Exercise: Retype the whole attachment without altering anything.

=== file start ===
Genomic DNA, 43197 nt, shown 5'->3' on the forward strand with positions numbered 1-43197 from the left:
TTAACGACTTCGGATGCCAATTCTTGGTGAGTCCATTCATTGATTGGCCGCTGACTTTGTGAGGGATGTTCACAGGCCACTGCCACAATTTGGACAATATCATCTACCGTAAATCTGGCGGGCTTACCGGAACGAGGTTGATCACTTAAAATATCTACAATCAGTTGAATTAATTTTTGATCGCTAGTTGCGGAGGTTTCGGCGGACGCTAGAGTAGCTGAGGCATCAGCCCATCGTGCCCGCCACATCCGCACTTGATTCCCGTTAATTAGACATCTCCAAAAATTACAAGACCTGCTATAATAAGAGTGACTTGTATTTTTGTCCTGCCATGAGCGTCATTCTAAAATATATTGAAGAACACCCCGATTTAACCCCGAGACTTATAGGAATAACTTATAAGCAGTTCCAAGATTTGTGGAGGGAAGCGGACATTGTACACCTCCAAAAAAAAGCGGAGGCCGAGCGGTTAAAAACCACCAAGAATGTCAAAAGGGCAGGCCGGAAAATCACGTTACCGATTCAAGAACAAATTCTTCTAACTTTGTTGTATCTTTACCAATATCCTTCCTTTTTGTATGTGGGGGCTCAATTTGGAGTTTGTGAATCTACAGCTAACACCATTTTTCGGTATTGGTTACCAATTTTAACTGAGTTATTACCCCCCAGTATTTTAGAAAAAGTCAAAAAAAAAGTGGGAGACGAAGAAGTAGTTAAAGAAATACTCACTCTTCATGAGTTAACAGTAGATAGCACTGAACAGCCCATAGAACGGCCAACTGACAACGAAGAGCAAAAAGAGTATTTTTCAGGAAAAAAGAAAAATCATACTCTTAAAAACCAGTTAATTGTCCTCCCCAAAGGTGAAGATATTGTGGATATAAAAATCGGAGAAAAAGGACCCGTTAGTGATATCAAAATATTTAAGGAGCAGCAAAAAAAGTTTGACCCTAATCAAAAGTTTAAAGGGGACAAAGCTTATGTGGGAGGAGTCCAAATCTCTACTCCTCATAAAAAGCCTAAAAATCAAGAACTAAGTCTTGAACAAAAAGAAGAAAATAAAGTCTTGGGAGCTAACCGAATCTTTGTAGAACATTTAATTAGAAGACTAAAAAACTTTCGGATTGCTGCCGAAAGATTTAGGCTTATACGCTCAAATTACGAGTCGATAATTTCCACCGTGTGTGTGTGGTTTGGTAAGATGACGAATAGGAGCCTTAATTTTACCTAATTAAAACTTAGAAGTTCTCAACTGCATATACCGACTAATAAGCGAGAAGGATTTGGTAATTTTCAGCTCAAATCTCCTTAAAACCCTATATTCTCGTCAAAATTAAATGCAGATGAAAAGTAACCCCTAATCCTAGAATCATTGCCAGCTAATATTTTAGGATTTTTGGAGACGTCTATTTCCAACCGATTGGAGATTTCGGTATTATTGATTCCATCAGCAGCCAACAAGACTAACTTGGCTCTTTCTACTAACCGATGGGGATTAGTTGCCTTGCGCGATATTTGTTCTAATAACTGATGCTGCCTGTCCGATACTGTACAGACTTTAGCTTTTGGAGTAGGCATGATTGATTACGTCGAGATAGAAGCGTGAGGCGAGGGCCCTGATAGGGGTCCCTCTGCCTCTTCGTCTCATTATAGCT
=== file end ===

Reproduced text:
Genomic DNA, 43197 nt, shown 5'->3' on the forward strand with positions numbered 1-43197 from the left:
TTAACGACTTCGGATGCCAATTCTTGGTGAGTCCATTCATTGATTGGCCGCTGACTTTGTGAGGGATGTTCACAGGCCACTGCCACAATTTGGACAATATCATCTACCGTAAATCTGGCGGGCTTACCGGAACGAGGTTGATCACTTAAAATATCTACAATCAGTTGAATTAATTTTTGATCGCTAGTTGCGGAGGTTTCGGCGGACGCTAGAGTAGCTGAGGCATCAGCCCATCGTGCCCGCCACATCCGCACTTGATTCCCGTTAATTAGACATCTCCAAAAATTACAAGACCTGCTATAATAAGAGTGACTTGTATTTTTGTCCTGCCATGAGCGTCATTCTAAAATATATTGAAGAACACCCCGATTTAACCCCGAGACTTATAGGAATAACTTATAAGCAGTTCCAAGATTTGTGGAGGGAAGCGGACATTGTACACCTCCAAAAAAAAGCGGAGGCCGAGCGGTTAAAAACCACCAAGAATGTCAAAAGGGCAGGCCGGAAAATCACGTTACCGATTCAAGAACAAATTCTTCTAACTTTGTTGTATCTTTACCAATATCCTTCCTTTTTGTATGTGGGGGCTCAATTTGGAGTTTGTGAATCTACAGCTAACACCATTTTTCGGTATTGGTTACCAATTTTAACTGAGTTATTACCCCCCAGTATTTTAGAAAAAGTCAAAAAAAAAGTGGGAGACGAAGAAGTAGTTAAAGAAATACTCACTCTTCATGAGTTAACAGTAGATAGCACTGAACAGCCCATAGAACGGCCAACTGACAACGAAGAGCAAAAAGAGTATTTTTCAGGAAAAAAGAAAAATCATACTCTTAAAAACCAGTTAATTGTCCTCCCCAAAGGTGAAGATATTGTGGATATAAAAATCGGAGAAAAAGGACCCGTTAGTGATATCAAAATATTTAAGGAGCAGCAAAAAAAGTTTGACCCTAATCAAAAGTTTAAAGGGGACAAAGCTTATGTGGGAGGAGTCCAAATCTCTACTCCTCATAAAAAGCCTAAAAATCAAGAACTAAGTCTTGAACAAAAAGAAGAAAATAAAGTCTTGGGAGCTAACCGAATCTTTGTAGAACATTTAATTAGAAGACTAAAAAACTTTCGGATTGCTGCCGAAAGATTTAGGCTTATACGCTCAAATTACGAGTCGATAATTTCCACCGTGTGTGTGTGGTTTGGTAAGATGACGAATAGGAGCCTTAATTTTACCTAATTAAAACTTAGAAGTTCTCAACTGCATATACCGACTAATAAGCGAGAAGGATTTGGTAATTTTCAGCTCAAATCTCCTTAAAACCCTATATTCTCGTCAAAATTAAATGCAGATGAAAAGTAACCCCTAATCCTAGAATCATTGCCAGCTAATATTTTAGGATTTTTGGAGACGTCTATTTCCAACCGATTGGAGATTTCGGTATTATTGATTCCATCAGCAGCCAACAAGACTAACTTGGCTCTTTCTACTAACCGATGGGGATTAGTTGCCTTGCGCGATATTTGTTCTAATAACTGATGCTGCCTGTCCGATACTGTACAGACTTTAGCTTTTGGAGTAGGCATGATTGATTACGTCGAGATAGAAGCGTGAGGCGAGGGCCCTGATAGGGGTCCCTCTGCCTCTTCGTCTCATTATAGCT